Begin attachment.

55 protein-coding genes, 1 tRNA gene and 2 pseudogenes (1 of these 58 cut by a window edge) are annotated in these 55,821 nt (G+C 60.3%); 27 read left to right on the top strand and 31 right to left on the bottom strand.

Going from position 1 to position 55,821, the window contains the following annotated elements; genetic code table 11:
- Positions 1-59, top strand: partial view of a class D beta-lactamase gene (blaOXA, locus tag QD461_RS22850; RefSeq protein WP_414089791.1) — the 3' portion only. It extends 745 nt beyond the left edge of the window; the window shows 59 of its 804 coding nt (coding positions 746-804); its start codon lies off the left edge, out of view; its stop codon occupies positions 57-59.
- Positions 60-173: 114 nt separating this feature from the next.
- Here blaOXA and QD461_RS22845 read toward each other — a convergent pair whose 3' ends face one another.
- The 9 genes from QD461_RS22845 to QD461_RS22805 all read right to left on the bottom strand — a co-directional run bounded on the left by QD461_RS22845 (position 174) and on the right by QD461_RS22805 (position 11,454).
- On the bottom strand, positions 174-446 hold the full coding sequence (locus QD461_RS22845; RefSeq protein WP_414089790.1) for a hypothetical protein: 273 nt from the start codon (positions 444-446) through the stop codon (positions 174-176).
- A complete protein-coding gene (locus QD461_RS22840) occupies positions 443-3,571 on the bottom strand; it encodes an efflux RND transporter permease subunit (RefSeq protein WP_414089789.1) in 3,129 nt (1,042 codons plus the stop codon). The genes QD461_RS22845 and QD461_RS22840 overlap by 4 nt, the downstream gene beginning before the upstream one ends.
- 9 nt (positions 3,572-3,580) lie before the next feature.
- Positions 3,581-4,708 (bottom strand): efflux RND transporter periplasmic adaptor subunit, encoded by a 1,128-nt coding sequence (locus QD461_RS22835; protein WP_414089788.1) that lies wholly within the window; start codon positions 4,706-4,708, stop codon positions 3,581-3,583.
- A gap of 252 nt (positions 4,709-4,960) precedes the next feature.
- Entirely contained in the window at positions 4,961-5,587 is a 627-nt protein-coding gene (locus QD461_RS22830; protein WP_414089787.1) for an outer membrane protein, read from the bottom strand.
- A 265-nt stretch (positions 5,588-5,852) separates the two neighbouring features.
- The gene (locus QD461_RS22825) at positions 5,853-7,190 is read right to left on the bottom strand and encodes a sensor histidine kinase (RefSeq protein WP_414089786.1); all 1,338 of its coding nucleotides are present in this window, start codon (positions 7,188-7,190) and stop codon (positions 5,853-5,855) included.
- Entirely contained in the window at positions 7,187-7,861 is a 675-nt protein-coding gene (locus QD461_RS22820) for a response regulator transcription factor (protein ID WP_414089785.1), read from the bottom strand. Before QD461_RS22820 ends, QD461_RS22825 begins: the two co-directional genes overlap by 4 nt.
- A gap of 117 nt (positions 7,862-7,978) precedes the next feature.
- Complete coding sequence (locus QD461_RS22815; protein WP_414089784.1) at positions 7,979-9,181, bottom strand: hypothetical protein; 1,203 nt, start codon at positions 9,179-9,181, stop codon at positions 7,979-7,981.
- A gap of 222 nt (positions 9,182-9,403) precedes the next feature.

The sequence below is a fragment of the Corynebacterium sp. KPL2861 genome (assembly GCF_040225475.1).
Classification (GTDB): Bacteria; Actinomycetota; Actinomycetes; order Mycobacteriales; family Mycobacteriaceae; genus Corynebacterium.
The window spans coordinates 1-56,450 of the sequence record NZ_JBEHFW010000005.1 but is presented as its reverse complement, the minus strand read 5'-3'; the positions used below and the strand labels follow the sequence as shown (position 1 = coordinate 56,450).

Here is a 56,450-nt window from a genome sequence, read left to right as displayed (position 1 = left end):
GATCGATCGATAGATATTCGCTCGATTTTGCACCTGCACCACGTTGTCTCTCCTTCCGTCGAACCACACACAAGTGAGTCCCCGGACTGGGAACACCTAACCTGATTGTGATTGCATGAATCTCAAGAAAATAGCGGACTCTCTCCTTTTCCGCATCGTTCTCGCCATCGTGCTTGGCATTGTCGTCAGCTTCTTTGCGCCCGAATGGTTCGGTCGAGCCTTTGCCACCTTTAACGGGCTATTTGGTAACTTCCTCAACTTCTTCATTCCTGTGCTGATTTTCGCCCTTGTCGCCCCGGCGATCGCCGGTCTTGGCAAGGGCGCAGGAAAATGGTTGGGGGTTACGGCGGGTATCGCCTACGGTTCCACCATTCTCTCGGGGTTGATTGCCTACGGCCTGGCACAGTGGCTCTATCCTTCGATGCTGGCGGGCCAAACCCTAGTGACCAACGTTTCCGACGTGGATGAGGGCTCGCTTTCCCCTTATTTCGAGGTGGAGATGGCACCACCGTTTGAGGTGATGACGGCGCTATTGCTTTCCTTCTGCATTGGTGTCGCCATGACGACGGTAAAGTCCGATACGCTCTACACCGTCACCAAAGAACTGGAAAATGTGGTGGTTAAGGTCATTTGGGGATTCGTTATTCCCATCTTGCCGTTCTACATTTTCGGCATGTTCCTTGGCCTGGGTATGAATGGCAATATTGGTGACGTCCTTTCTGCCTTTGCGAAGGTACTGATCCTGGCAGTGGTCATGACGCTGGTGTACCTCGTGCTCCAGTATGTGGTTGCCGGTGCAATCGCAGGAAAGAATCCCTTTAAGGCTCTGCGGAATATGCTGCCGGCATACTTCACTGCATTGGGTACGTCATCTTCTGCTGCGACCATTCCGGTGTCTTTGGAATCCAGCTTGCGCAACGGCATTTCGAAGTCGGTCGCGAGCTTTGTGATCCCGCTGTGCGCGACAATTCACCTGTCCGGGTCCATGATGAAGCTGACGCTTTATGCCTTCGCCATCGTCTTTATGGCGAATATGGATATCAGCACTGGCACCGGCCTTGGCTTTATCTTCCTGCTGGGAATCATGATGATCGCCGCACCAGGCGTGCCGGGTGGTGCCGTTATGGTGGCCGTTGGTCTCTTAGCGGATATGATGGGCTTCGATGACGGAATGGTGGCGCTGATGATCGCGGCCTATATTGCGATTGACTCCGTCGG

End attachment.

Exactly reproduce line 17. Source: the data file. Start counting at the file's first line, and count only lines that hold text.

- Complete coding sequence (locus QD461_RS22815; protein WP_414089784.1) at positions 7,979-9,181, bottom strand: hypothetical protein; 1,203 nt, start codon at positions 9,179-9,181, stop codon at positions 7,979-7,981.